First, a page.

Fifty-one years have passed since an American president first acknowledged a need to reduce the carbon dioxide the country adds to the world's atmosphere by burning fossil fuels.
The dangers of those greenhouse gases and the atmospheric changes they cause have become more apparent in the decades since. Oceans are warming and rising to threaten coastal communities, storms and floods are getting more unpredictable, and heat waves and droughts are intensifying.
The 1960s-era warning from President Lyndon B. Johnson has proved true, according to most scientists. Yet decades later, the federal government's biggest line of defense against climate change, U.S. EPA's Clean Power Plan, faces immense opposition.
The Obama administration heads to court tomorrow to lock horns against coal-dependent companies and mostly conservative-led states that oppose the rule to cut back on the biggest source of carbon emissions in the country, the electricity sector.
Coal- and natural gas-fired power plants are responsible for one-third of U.S. greenhouse gas emissions. While America is home to less than 5 percent of the world's population, it contributes around 18 percent of greenhouse gas emissions — meaning U.S. commitments to international climate goals are key.
The Clean Power Plan alone would have a small effect on global temperatures, but environmental authorities say it has been crucial to spurring other countries to act. If it falls to legal challenges, diplomats warn, repercussions will be felt around the world.
"If the court were to strike down or water down the [Clean Power Plan], it would be a step backward," said Ronald Jumeau, the Seychelles' ambassador to the United Nations.
Jumeau's picturesque island nation off the coast of Africa relies on marine tourism and fisheries and has suffered the earliest effects of climate change. It is part of a group of nations pushing to keep the global temperature rise at 1.5 degrees Celsius above preindustrial levels, rather than the 2 degrees the United States and industrialized countries propose.
Jumeau could go on about the impacts that greenhouse gases from the rest of the globe have had on Seychelles. But, he said, "we've been singing our song so long we sound like a scratched record."
"People in the U.S., they should look to what's happening in the U.S. itself, with tornadoes and the bad weather and floods," Jumeau said. "I don't know how we can spread that message. It's not something on the horizon. It's on your own beaches. It's going to happen to the U.S."
Tomorrow's court battle comes on the heels of a historic signing ceremony at the United Nations' headquarters in New York where 31 countries signed the Paris Agreement on climate change. By ratifying the deal struck in December 2015 to rein in rising emissions, the more than 60 countries now formally on board hope it can come into force this year.
If the agreement does enter into force, it would take four years for the United States to withdraw from the pact. That would protect the accord from, say, a Donald Trump presidency — but only if the Clean Power Plan, the cornerstone of America's contribution to the Paris Agreement, holds up.
Fighting about how, not whether, EPA can tackle CO2
After Johnson in 1965 briefly mentioned carbon concerns and stressed the problems from air and water pollution to Congress, U.S. lawmakers took five more years to act on his recommendations. To address a range of pollutants, they then greatly expanded the Clean Air Act, which EPA is using as the legal underpinning for the Clean Power Plan.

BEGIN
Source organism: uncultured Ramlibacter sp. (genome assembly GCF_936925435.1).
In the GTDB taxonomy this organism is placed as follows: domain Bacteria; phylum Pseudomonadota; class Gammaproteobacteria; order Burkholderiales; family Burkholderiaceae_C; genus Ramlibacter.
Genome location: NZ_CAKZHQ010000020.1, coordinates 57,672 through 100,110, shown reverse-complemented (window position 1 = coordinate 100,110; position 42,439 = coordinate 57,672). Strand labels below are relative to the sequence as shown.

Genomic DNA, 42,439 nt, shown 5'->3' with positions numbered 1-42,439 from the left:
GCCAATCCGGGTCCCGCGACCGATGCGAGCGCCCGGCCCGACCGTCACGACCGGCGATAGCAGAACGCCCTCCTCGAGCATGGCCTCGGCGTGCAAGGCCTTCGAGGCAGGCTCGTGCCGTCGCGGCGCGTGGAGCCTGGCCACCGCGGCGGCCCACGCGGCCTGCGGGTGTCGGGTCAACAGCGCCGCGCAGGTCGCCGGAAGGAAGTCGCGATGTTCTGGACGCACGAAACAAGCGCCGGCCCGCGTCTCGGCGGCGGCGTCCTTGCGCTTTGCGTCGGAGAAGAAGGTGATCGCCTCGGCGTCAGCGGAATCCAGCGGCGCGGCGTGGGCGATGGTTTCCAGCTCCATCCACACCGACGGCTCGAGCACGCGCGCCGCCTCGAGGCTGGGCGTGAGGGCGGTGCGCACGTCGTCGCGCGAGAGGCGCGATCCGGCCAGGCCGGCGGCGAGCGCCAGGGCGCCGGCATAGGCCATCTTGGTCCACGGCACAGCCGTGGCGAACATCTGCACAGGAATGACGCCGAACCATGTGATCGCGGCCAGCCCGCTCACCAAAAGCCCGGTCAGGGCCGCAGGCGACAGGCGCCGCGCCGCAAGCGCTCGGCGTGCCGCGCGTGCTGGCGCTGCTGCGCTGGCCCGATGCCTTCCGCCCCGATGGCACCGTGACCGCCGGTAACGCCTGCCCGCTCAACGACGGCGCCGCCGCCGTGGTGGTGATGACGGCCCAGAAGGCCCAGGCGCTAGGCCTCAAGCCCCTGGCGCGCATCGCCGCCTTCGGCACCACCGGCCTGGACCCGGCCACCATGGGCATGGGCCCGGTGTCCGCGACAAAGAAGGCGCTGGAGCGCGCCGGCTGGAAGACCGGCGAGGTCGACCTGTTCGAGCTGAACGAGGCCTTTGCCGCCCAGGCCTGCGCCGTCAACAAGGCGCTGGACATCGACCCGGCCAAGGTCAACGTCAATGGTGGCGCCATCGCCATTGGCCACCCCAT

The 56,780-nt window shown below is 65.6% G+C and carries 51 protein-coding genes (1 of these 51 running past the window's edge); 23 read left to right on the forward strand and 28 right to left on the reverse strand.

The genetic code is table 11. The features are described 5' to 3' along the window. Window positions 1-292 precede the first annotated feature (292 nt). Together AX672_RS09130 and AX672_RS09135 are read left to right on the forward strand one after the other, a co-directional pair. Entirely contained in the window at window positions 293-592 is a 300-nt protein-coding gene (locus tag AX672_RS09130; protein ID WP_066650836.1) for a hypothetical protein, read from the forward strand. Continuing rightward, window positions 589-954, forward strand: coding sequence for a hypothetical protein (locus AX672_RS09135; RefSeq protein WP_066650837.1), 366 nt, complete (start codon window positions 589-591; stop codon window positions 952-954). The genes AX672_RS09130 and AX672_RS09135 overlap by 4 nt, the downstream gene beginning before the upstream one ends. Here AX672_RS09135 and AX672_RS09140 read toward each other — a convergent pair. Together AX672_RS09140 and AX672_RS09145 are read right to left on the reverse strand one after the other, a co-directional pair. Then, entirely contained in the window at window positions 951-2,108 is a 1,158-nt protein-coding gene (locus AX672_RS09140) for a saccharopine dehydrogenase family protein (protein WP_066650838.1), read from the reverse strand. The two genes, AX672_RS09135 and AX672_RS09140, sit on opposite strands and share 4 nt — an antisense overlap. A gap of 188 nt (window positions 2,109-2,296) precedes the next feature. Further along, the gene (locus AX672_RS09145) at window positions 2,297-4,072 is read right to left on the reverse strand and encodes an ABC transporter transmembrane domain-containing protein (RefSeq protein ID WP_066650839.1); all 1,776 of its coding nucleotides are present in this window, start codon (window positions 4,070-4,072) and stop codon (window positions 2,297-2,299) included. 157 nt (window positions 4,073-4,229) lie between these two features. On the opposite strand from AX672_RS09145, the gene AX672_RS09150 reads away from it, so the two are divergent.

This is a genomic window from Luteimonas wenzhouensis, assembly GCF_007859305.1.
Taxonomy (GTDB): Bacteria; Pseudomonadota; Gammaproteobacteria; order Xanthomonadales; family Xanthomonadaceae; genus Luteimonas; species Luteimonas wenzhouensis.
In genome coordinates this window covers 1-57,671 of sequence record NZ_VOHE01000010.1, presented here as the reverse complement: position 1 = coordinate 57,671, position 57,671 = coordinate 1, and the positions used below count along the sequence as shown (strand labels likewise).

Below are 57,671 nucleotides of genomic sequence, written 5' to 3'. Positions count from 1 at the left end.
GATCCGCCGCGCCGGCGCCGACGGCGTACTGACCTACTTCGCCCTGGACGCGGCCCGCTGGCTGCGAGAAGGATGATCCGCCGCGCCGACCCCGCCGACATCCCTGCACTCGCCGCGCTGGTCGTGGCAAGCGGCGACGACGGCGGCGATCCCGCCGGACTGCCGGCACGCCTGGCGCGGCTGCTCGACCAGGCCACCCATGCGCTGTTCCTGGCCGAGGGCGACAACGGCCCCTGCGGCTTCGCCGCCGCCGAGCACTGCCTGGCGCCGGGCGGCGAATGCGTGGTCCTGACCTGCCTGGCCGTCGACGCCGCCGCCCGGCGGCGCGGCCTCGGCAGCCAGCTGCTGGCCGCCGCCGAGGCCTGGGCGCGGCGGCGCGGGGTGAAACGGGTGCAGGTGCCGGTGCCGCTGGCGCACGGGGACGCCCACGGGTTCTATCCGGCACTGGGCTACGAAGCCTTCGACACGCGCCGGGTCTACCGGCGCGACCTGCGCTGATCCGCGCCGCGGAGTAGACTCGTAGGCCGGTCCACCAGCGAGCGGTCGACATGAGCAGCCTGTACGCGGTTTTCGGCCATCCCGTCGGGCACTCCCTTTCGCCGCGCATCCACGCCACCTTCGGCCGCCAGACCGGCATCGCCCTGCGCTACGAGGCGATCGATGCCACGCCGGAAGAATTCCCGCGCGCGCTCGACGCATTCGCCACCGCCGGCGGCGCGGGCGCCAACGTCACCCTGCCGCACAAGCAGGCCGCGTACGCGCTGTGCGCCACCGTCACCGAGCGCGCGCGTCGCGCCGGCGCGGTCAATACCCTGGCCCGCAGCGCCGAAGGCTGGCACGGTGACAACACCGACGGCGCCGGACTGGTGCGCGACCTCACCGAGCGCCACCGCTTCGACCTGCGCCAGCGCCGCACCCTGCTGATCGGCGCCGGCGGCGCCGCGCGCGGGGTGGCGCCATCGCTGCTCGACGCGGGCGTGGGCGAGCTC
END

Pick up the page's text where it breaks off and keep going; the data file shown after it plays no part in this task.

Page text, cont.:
In the following decades, political leaders disagreed on whether to address carbon specifically.
In the late 1990s, President Clinton's administration took the position that carbon dioxide was an air pollutant like any other and tried to enter into an international deal, the Kyoto Protocol, to reduce emissions. But the U.S. Senate opposed the deal, and so did Clinton's successor, George W. Bush. Bush argued that his EPA couldn't regulate carbon dioxide like other pollutants.
At the end of his term in 2007, however, the Supreme Court decided in a divided 5-4 ruling that he was wrong. The court said EPA could regulate CO2 as a pollutant but didn't opine on the details.
That's why the big argument tomorrow focuses not so much on whether EPA can regulate carbon emissions, but how.
EPA and its supporters will argue before the U.S. Court of Appeals for the District of Columbia Circuit. The Supreme Court could take up the case, but if it doesn't, the lower court ruling could be final.
At the core of the debate, among other issues to be discussed tomorrow, is how EPA set individual carbon goals that states must reach. (Click here to see a full list of legal arguments.)
EPA could only cut carbon emissions so much by directing coal plants to make changes or shut down. But the agency can achieve much more by addressing the power system as a whole, and likely at a much lower cost to consumers.
The U.S. power sector is already shifting rapidly toward cleaner power, as coal use declines and lower-carbon natural gas and renewable power sources come online. That's been mainly because a boom in oil and gas development has led to low gas costs and renewable energy technologies have advanced quickly and gotten cheaper.
EPA set state carbon-reduction goals based on what the agency thought the power industry could achieve as a whole by speeding that shift. Recent studies show that many but not all states have already met the standards the Clean Power Plan would require in 2030, 14 years ahead of schedule.
How much weight to give Congress' failure to act?
To be sure, some states would have a harder time than others complying. States with more coal than natural gas power have tougher goals to meet. They would have to navigate job losses and revenue declines. And particular power companies that rely more on coal also face an uphill battle (ClimateWire, Sept. 19). (Click here to read about how EPA set state goals.)